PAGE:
Officially In My Late Twenties

A few thoughts on caterpillars and turning 26

I watched a really graphic video this morning on Facebook about how a caterpillar becomes a butterfly (spoiler: it’s disgusting). I don’t often go on Facebook, and I definitely don’t usually stop for insect videos, but I guess I was in a good mood — probably because it’s my birthday. So I watched this minute-and-a-half long video, and instead of moving on, I ended up watching it again. And again. I was hooked, and I slowly realized that it was because I was having a revelation:

I can relate to the caterpillar.

She starts out as a larvae whose sole mission is to eat a gluttonous amount of food until she’s 100x her original size. Next, she wiggles around under her skin until it splits open and falls off, effectively shedding her former self. Her new self leaves her vulnerable because her skin is now raw and exposed, but eventually, it begins to harden. Once her outer layer is strong enough, she literally digests herself (this is where it gets hella strange) and then rebuilds herself again. Once the rebuilding is complete, she busts out of her skin for a second time, but now, the result is a fierce and powerful— but still kinda gross because it’s an insect and this process is weird — butterfly.


I’m sorry but is this not the most perfect analogy for life? We all start somewhere. None of us know what we’re doing so we focus on getting stronger. Evolving. Progressing. [Insert other 2017 buzz words for success.]

Sometimes we get to where we want to go, but it never comes without pain and hard work. The only difference I see between us and caterpillars — aside from the obvious differences — is that they only have to go through this cycle once. As humans, we go through it over and over again (did anyone else just start singing Nelly?). For example, 18 year old Andrea is COMPLETELY different than 26 year old Andrea.

They don’t even know each other.

Or let’s break it down even further— let’s just look at my life over the last year. I turned 25 and went through an admittedly cliche quarter life identity crisis. I felt completely lost and didn’t know who I was or what I wanted to do. I had no choice but to do the butterfly cycle. I went through a long year of shedding parts of my old self, deconstructing who I was, and then building myself back up again. I wiggled uncomfortably in my own skin, and wrestled with both my identity and the core of who I am.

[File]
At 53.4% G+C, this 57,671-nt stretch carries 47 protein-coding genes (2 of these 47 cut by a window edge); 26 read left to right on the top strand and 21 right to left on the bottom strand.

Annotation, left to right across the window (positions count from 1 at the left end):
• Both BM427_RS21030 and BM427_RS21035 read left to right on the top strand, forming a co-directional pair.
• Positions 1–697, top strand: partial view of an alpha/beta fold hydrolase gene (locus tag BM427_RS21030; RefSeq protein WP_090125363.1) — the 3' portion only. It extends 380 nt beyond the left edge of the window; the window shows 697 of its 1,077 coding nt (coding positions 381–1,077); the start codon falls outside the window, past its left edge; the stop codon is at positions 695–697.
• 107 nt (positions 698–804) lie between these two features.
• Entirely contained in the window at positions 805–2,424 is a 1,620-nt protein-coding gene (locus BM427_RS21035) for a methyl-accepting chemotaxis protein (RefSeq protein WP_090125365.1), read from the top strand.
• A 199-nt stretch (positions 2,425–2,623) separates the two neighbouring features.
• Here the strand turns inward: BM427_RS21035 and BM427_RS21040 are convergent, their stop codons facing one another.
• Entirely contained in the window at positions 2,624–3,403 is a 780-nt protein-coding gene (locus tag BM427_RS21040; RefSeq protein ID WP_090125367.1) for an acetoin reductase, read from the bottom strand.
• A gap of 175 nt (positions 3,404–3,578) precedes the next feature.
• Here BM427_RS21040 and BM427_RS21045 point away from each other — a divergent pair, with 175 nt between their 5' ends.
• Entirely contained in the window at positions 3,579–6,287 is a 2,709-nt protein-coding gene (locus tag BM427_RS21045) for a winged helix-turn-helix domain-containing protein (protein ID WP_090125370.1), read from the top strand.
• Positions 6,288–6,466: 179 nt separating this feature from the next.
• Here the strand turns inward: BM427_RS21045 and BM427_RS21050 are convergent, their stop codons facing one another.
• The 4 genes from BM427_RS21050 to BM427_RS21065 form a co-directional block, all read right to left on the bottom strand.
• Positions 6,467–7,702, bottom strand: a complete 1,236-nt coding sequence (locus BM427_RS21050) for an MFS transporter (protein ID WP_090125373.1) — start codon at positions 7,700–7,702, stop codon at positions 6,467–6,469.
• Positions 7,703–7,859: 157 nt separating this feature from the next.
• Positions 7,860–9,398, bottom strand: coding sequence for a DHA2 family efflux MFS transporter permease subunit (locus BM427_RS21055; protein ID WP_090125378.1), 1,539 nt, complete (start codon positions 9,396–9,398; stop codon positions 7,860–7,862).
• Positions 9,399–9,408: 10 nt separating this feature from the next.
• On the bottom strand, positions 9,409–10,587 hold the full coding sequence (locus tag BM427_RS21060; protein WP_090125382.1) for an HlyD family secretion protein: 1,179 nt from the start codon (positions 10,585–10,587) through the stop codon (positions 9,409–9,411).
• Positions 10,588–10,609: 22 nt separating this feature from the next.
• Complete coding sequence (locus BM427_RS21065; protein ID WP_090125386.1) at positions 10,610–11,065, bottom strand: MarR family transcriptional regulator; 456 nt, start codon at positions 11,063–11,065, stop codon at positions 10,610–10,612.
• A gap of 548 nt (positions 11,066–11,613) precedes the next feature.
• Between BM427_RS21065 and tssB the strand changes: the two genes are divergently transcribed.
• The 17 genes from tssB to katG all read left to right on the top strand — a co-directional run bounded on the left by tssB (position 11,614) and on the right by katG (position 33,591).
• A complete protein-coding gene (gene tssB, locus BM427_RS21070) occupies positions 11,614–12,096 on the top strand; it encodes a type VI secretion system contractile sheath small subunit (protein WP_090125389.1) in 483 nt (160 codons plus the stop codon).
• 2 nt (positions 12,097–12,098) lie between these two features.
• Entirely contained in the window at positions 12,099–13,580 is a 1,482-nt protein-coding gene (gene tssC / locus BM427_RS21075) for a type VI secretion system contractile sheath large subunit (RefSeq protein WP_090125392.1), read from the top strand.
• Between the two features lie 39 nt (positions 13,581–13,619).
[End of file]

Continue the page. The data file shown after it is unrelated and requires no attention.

I also took some serious risks.

I moved to a new city without a job or a place to live. I started and ended a relationship. I slowly released the hand holding my old dreams so I could grab on to new ones (without knowing what they were yet).

My skin was raw.

Exposed.

But it grew stronger.

Now, a year later, I’m 100x more sure of myself and who I am. I don’t just have a job and a place to live — I have a home. I have a list of dreams and goals for the future, and I’m no longer scared of going after them because risk taking has become my normal.


I hope we’re all taking time to self-reflect regularly, but at the very least, spend some time reflecting on your birthday. Look at how you’ve grown and changed as a person over the last year. Examine the times that you’re proud of, and the ones you wish you could change.

Most importantly: don’t avoid the painful moments because they hurt. Instead, let them play the lead role in your evolution.

Every time October 21st comes around, I think to myself, “Wow, that was the best and worst year of my life.” So either I have problems, or I’m just very self-aware (hoping it’s the second one). Regardless of the ups and downs, I’m grateful for another year of life. I’m already looking forward to my next butterfly cycle, because even though it’s tough, it’s well worth it.

This concludes my birthday thoughts for the year, however I feel I should mention that I’m automatically wise and mature now that I’m in my late twenties, so you can start taking my advice forever.

xx

*still humming Over and Over Again

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